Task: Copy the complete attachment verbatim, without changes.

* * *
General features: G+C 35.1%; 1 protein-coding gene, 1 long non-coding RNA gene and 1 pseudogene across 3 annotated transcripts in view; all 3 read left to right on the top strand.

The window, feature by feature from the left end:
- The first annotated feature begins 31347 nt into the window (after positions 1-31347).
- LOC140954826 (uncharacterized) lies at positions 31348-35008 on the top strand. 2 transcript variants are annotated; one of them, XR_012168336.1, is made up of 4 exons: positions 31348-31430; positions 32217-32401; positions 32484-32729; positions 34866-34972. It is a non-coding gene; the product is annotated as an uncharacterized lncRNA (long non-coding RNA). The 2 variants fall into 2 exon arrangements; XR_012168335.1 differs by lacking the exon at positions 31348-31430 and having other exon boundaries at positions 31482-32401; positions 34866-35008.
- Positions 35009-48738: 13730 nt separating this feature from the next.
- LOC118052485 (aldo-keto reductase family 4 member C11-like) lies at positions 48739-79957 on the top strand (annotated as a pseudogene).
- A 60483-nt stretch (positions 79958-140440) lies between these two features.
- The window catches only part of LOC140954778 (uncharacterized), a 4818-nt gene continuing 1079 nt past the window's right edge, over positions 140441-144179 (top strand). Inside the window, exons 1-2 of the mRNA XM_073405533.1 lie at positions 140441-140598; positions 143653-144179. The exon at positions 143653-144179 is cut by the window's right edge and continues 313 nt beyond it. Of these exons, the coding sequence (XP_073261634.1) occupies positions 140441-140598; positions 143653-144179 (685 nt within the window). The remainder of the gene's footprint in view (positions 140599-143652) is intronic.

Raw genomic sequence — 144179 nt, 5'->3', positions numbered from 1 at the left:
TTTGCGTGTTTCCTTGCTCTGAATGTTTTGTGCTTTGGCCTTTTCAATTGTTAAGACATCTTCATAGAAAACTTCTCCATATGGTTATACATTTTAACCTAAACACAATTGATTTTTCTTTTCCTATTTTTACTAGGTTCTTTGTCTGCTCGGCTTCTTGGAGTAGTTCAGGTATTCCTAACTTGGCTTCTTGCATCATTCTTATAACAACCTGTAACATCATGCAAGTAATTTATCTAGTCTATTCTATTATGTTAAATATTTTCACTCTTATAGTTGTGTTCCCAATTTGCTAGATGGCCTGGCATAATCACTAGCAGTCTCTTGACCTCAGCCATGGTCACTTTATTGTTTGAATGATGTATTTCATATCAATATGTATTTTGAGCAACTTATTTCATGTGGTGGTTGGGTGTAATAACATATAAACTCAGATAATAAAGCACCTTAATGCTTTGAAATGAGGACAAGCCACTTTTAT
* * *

General features: G+C 35.1%; 1 protein-coding gene, 1 long non-coding RNA gene and 1 pseudogene across 3 annotated transcripts in view; all 3 read left to right on the top strand.

The window, feature by feature from the left end:
- The first annotated feature begins 31347 nt into the window (after positions 1-31347).
- LOC140954826 (uncharacterized) lies at positions 31348-35008 on the top strand. 2 transcript variants are annotated; one of them, XR_012168336.1, is made up of 4 exons: positions 31348-31430; positions 32217-32401; positions 32484-32729; positions 34866-34972. It is a non-coding gene; the product is annotated as an uncharacterized lncRNA (long non-coding RNA). The 2 variants fall into 2 exon arrangements; XR_012168335.1 differs by lacking the exon at positions 31348-31430 and having other exon boundaries at positions 31482-32401; positions 34866-35008.
- Positions 35009-48738: 13730 nt separating this feature from the next.
- LOC118052485 (aldo-keto reductase family 4 member C11-like) lies at positions 48739-79957 on the top strand (annotated as a pseudogene).
- A 60483-nt stretch (positions 79958-140440) lies between these two features.
- The window catches only part of LOC140954778 (uncharacterized), a 4818-nt gene continuing 1079 nt past the window's right edge, over positions 140441-144179 (top strand). Inside the window, exons 1-2 of the mRNA XM_073405533.1 lie at positions 140441-140598; positions 143653-144179. The exon at positions 143653-144179 is cut by the window's right edge and continues 313 nt beyond it. Of these exons, the coding sequence (XP_073261634.1) occupies positions 140441-140598; positions 143653-144179 (685 nt within the window). The remainder of the gene's footprint in view (positions 140599-143652) is intronic.

Raw genomic sequence — 144179 nt, 5'->3', positions numbered from 1 at the left:
TTTGCGTGTTTCCTTGCTCTGAATGTTTTGTGCTTTGGCCTTTTCAATTGTTAAGACATCTTCATAGAAAACTTCTCCATATGGTTATACATTTTAACCTAAACACAATTGATTTTTCTTTTCCTATTTTTACTAGGTTCTTTGTCTGCTCGGCTTCTTGGAGTAGTTCAGGTATTCCTAACTTGGCTTCTTGCATCATTCTTATAACAACCTGTAACATCATGCAAGTAATTTATCTAGTCTATTCTATTATGTTAAATATTTTCACTCTTATAGTTGTGTTCCCAATTTGCTAGATGGCCTGGCATAATCACTAGCAGTCTCTTGACCTCAGCCATGGTCACTTTATTGTTTGAATGATGTATTTCATATCAATATGTATTTTGAGCAACTTATTTCATGTGGTGGTTGGGTGTAATAACATATAAACTCAGATAATAAAGCACCTTAATGCTTTGAAATGAGGACAAGCCACTTTTAT